Are You Doing This on Interviews?

When it comes to job interviewing, by-the-book advice is easy to come by.  But these being far from by-the-book times, it is with great pleasure that I share an inspiring client story about the power of approaching an interview differently.

What made the difference for the career changer I’m about to introduce was his recognition that a job interview isn’t simply the culmination of weeks and months of networking…
A job interview is a relationship-building opportunity itself.

True story
*: Four months ago, Roger contacted me for career coaching.  During the course of our work together, he landed 3 rounds of interviews at the very company he most wanted to work for, vying with 2 other candidates for his “dream job”.
Roger recognized the position might be a stretch based on his prior experience and technical skills, but he felt firmly “in the running”.

After a nail-biting couple of weeks, Roger received word that he had been turned down for the position.  Disappointed but undeterred, he and I put our heads together, keeping in mind the value of relationship building.

During the interview process, Roger had established great rapport with one interviewer in particular named Stan.  Roger felt Stan would be upfront with him about the decision that had been made, so he decided to call Stan.  He asked Stan for feedback, expressed his interest in keeping in touch, and requested pointed advice on resources that could improve his chances next time.  This was Roger’s initial way of building on the relationship he had begun to develop with Stan in the interview room.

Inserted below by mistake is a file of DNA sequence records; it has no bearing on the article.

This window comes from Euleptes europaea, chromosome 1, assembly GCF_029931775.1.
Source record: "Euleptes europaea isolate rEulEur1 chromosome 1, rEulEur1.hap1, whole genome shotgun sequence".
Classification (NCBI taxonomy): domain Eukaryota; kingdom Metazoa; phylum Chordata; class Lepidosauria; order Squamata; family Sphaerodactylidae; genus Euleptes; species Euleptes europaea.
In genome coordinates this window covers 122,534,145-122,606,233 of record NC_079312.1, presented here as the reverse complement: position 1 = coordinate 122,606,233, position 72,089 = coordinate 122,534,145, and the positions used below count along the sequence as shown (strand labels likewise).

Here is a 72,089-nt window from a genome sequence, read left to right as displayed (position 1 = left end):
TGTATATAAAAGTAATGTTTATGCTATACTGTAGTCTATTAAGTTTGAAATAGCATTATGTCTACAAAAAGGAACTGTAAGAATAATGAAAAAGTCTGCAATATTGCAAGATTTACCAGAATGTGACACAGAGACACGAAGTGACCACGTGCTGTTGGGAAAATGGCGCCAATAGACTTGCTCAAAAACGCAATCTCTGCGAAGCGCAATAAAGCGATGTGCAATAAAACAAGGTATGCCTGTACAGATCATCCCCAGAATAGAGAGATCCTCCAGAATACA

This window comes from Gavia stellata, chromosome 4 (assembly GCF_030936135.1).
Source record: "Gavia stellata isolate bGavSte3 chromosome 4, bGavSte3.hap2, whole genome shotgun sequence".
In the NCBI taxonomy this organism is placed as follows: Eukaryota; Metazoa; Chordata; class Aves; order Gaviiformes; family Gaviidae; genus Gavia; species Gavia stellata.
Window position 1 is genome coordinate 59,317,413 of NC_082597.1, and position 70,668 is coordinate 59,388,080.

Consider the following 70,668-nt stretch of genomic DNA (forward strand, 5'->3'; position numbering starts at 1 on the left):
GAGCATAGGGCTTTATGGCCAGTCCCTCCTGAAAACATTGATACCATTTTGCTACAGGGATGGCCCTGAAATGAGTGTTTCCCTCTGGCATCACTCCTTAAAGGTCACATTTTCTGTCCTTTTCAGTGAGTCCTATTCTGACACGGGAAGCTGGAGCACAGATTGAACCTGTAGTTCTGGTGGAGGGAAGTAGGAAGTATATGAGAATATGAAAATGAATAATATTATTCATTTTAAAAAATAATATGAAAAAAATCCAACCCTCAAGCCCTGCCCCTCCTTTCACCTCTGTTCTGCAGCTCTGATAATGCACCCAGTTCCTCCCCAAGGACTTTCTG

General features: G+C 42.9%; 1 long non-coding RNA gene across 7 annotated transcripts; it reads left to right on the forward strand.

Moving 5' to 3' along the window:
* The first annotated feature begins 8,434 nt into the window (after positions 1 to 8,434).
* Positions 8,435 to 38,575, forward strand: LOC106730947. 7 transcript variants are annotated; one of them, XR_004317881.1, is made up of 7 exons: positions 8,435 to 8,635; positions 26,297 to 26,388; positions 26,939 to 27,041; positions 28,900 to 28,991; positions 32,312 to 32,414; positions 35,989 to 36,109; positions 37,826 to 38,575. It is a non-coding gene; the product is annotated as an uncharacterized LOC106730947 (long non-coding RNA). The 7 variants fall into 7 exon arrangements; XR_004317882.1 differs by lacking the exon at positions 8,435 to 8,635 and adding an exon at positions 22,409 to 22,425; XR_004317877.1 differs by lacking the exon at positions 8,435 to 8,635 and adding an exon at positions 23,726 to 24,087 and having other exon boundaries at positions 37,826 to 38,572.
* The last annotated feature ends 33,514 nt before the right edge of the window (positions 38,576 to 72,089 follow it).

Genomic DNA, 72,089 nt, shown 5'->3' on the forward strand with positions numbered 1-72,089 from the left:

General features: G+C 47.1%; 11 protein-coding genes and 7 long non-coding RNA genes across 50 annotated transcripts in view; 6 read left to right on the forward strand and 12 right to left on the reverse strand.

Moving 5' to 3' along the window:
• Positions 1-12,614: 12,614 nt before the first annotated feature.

While Roger continued to apply to a number of job openings elsewhere, he made a point to buy the books Stan recommended and to enroll in a class after work.  Each step of the way, Roger e-mailed Stan to let him know he’d taken his advice and how well it was going.  By taking the initiative to keep in touch, Roger continued to build that relationship.

Fast forward…Well, wouldn’t you know what happened two weeks ago?  Roger received a call from Stan, asking him to interview for another position that had opened up on his team.  This time, Roger was the only candidate…and this time, he landed the position.  Furthermore, on his first day on the job, Roger already had a relatively established relationship with his new supervisor, one built on mutual respect.

Granted, things came together pretty nicely for Roger.  Interview candidates aren’t always able to get honest feedback from employers, or witness the timing work to their advantage.  But Roger’s story is a great reminder that regardless of outcome, a job interview is an opportunity to establish a relationship with a key member of an industry.  Once we dismiss the perception that an interview is a pass/fail evaluation, we lower our anxiety, increase our confidence, and put the interviewer at greater ease, too.   Essentially, we make room for big things to happen!



*Permission was granted to share this story, and names have been changed.

Jen helps people to set goals and then exceed their own expectations!
Her personal & career coaching programs are custom-designed for students and professionals.  Her work has been featured in The New York Times, The Financial Times, Smart Money,, Time Out New York, and on The Today Show.

To learn more about Jen’s private coaching services, or to schedule an introductory session, please contact Jen directly:

Phone: 914.617.8283

Visit Jen on the Web at

Tags: , , , , , , , , ,

One Response to “Are You Doing This on Interviews?”

  1. Paige Says:

    Oh my goodness, Jen. This so hit home with me. You are so right. This is brilliant advice.


Leave a Reply

Fill in your details below or click an icon to log in: Logo

You are commenting using your account. Log Out /  Change )

Facebook photo

You are commenting using your Facebook account. Log Out /  Change )

Connecting to %s

%d bloggers like this: